at the Oregon Shakespeare Festival
written by Moliere
adapted by Oded Gross and Tracy Young
Nothing is more pointless than dragging a 450-year-old social satire on to the stage with the original words, digs, and references in tact. I was not looking forward to a dusty homage to Moliere, but my expectations were low anyway because Imaginary Invalid was the designated — and mandatory — silly farce for 2011.
Fortunately, Oregon Shakespeare Festival choose to be faithful to the spirit of Moliere instead of being slavishly bound to the original text. This Invalid is all about the 21st Century and its health care issues, and the freshly adapted show is a thoroughly enjoyable pointed romp.
The script contains a tolerable amount of references to modern politics and inside-OSF theater jokes to reward the cognoscenti. There is also a very cute interview that Rodney Gardiner (the musician Guy) conducts with a random audience member at the start of the second act. Customized theater is fun, even if Invalid isn’t as changing as friends say that director Tracy Young’s Servant of Two Masters was in 2009.
David Kelly (Argan) and K.T. Vogt (Toinette) sustain the good humor with appropriate slapstick timing and great glances. There’s lots of music in this Invalid, and Kelly has a very credible voice throughout.
Each of the islands of quirkiness were well played and fun to watch. Terri McMahon (Beline) was a perfect stereotype self-absorbed younger wife. Robert Vincent Frank (Monsieur Diafoirus) was nice bit of pushy father, and his voice added depth and strength to the ensemble singing. Daniel T. Parker (Dr. Purgon) was a fun pompous ass, and Daisuke Tsuji (Thomas Diafoirus) and Nell Geisslinger (Louison) were terrific nerdy lovebirds. Kimbre Lancaster (Angelique) and Chris Livingston (Cleante) were well cast as the pretty daughter and her hopeful suitor. Jeff King (Beralde) was indeed a clean character who was the man who was actually sick, and U. Jonathan Toppo (Monsieur de Bonnefoi) was fine in his brief appearances a sleazy lawyer. [Thanks to apparentparadox for sorting out this list.]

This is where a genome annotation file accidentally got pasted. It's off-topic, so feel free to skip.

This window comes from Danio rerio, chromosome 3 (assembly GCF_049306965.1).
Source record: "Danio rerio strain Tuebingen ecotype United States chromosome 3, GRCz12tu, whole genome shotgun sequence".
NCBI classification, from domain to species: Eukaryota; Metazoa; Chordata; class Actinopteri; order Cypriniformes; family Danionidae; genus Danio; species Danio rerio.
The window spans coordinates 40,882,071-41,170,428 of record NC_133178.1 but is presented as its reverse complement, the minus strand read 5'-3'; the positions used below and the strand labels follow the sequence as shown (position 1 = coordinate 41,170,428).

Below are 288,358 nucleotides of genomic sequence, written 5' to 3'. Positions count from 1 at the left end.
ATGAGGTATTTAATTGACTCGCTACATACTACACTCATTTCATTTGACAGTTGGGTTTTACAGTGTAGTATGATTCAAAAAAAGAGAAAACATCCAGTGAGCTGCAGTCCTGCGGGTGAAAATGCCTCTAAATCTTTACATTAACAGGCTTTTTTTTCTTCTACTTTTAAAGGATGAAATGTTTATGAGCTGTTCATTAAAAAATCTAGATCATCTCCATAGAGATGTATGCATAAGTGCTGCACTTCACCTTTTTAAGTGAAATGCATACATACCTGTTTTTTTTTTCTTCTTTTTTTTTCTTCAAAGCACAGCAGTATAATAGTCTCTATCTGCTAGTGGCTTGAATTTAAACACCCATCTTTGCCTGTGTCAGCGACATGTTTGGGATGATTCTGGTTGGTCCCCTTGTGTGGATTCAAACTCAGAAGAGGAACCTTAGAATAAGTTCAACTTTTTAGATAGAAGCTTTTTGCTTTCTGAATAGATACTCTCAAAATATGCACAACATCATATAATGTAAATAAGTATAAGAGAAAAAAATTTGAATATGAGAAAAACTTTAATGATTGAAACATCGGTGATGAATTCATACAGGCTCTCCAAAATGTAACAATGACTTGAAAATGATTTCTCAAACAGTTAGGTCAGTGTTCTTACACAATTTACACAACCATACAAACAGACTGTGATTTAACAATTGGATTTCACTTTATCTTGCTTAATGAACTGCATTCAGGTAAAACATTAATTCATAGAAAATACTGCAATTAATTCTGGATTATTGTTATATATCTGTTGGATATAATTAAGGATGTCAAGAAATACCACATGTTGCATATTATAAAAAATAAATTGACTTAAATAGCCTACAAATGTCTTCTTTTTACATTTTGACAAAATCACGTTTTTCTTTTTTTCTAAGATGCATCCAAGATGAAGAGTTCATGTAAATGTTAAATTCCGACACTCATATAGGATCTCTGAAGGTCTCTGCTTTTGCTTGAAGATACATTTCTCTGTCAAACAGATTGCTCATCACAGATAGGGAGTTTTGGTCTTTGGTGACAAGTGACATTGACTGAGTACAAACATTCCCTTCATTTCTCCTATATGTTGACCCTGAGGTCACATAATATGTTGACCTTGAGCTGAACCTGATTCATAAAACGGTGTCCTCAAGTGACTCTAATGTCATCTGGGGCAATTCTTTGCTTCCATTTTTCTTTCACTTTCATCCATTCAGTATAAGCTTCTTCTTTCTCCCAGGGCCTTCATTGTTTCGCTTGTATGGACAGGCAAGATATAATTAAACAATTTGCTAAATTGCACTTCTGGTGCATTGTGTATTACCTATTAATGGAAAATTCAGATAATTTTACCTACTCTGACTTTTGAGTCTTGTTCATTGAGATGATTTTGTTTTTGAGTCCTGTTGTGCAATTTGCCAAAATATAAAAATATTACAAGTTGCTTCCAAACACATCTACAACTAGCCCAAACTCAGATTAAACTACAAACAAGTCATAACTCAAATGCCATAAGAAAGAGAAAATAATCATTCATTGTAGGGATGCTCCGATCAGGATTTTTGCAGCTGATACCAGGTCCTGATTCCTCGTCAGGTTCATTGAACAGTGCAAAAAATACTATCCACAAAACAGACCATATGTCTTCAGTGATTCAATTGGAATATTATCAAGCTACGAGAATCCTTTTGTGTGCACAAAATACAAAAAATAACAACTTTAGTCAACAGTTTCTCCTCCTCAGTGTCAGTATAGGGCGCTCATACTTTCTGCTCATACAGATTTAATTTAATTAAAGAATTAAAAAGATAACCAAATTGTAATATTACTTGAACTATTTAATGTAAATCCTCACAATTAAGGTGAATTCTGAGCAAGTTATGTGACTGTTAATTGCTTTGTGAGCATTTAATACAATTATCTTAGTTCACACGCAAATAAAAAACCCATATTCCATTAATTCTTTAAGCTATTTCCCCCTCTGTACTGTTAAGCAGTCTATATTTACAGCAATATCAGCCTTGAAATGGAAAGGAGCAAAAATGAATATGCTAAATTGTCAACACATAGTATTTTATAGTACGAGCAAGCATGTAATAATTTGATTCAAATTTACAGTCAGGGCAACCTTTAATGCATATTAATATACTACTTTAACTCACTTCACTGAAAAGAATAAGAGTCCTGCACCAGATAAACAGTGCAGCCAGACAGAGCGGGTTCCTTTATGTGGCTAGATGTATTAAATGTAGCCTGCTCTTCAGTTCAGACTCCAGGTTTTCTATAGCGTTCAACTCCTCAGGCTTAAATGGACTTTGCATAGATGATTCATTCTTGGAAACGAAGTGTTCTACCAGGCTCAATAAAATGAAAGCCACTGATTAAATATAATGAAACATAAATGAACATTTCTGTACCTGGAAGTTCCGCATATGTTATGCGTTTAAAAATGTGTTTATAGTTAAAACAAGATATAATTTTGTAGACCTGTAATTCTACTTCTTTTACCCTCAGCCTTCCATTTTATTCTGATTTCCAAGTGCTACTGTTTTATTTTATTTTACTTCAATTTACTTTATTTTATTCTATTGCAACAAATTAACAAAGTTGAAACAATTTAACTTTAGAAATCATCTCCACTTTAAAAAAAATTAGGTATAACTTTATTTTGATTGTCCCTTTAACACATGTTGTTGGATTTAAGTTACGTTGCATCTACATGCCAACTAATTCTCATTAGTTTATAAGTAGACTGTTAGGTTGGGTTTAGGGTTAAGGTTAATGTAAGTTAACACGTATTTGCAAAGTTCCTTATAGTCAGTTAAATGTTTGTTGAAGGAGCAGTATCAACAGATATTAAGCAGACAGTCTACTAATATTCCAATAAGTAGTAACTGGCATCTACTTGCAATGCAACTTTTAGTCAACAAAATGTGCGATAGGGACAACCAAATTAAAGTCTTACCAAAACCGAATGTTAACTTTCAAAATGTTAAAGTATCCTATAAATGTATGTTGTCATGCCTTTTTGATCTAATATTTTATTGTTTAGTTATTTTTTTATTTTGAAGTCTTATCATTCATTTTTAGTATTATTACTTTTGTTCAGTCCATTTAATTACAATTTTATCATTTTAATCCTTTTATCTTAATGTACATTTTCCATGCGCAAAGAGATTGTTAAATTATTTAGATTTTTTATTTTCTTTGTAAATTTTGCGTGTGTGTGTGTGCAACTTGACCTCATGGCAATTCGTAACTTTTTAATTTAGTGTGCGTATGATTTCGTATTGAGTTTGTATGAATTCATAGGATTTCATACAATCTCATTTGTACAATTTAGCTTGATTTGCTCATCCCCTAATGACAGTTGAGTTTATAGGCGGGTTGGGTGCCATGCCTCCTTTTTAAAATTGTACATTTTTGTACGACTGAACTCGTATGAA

Christopher Acebo’s set was a relief. It was rich yet simple, traditional, and a nice break from the video infused magic that I truly have loved in other performances.
Imaginary Invalid isn’t filled with life-changing insight. The Seize-the-Day message is simple and simplistic. But, OSF delivered that advice in 2 1/2 hours of quality entertainment.